Tales of Whales in Flinders Bay, Augusta – 8/6/18

The very first encounter this morning was only moments after leaving the Augusta Boat Harbour and as we headed out into Flinders Bay we could see the exhalation of a young Humpback 200 meters ahead. Very curious towards us he had a quick look before continuing past the harbour and another two whales were relaxing not far away.

These two seemed very pleased to meet us as well and raced over to surround our vessel, it wasn’t long before they had us running from port to starboard as they swam from one side of our vessel to the other. They were that close we could count the barnacles on their rostrum and watch as they looked back at us in-between spinning upside down and showing off their tail flukes.

One of these friendly whales is also a survivor as we noticed the distinctive scarring left behind from a previous rope entanglement, how wonderful to see him alive and thriving!

Our afternoon began similar again from this morning as Humpback Whales were sighted only moments after leaving the boat harbour and this time we had a mother and her yearling calf having a good look at us on their journey towards the reef line.

Being a very large and mature female, her yearling calf was healthy and we can often see with the older females offspring that they tend to be slightly larger than some of the younger mother Humpbacks thanks to the enormous “milk bar” that they have 200 litres of to enjoy each day!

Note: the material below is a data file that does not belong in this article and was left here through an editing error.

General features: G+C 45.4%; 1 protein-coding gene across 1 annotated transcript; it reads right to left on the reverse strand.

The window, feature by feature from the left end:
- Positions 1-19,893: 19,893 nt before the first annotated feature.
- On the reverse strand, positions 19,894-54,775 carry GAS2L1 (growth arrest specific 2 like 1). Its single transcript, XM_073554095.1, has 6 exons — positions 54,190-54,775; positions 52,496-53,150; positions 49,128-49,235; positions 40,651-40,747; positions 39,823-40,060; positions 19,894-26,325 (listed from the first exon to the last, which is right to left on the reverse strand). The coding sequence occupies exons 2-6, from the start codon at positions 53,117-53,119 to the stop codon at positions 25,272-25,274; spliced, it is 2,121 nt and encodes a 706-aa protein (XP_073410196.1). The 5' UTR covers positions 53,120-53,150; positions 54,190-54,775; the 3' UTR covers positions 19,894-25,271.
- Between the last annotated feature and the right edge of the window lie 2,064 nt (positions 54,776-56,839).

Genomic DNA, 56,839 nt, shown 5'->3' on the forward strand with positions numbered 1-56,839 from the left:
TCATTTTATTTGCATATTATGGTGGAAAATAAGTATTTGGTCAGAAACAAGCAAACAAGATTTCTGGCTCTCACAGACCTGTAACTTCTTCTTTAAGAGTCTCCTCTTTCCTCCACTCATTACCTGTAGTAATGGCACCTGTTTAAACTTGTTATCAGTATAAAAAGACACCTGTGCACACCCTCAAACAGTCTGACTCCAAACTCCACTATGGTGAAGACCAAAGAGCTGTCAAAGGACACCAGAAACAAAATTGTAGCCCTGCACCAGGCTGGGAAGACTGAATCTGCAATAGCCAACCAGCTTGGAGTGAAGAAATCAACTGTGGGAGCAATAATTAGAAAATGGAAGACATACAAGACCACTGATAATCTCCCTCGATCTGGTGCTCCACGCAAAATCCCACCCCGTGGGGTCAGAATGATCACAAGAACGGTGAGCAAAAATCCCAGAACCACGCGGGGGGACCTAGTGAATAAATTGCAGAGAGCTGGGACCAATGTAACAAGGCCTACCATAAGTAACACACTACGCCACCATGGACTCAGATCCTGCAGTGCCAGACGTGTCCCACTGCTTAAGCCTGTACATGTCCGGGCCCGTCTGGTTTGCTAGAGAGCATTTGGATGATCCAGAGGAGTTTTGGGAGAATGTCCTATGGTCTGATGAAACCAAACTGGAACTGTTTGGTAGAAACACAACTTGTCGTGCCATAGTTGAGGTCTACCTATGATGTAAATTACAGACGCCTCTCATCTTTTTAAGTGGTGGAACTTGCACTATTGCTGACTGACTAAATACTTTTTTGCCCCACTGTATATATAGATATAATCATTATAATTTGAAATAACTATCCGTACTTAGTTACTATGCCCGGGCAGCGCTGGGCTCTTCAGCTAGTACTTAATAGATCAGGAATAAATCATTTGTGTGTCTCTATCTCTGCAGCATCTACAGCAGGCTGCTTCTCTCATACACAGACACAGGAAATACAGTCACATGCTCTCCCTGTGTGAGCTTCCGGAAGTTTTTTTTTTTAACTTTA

A few more pods were resting in the area and also curious towards us as they approached for a closer look, but it was a competition pod near St Alouarn Island that sparked our interest and we moved towards them to see what was happening.

Upon our arrival a young female had captured the attention of four large male Humpbacks who were following her around very closely, being young this could well be her first breeding season. Swimming towards us and trying to slow the males down we could hear and feel the excitement amongst this pod and watched as one of the largest males claimed his spot alongside the female.

Positioning himself close to her he was able to keep the other males a little further away as they made a move to move towards the reef. Rain showers created magnificent rainbows throughout today and beautiful lighting as the sunset over Flinders Bay.

-Whale Watch Western Australia

This post was adapted from a blog, read the original here

 

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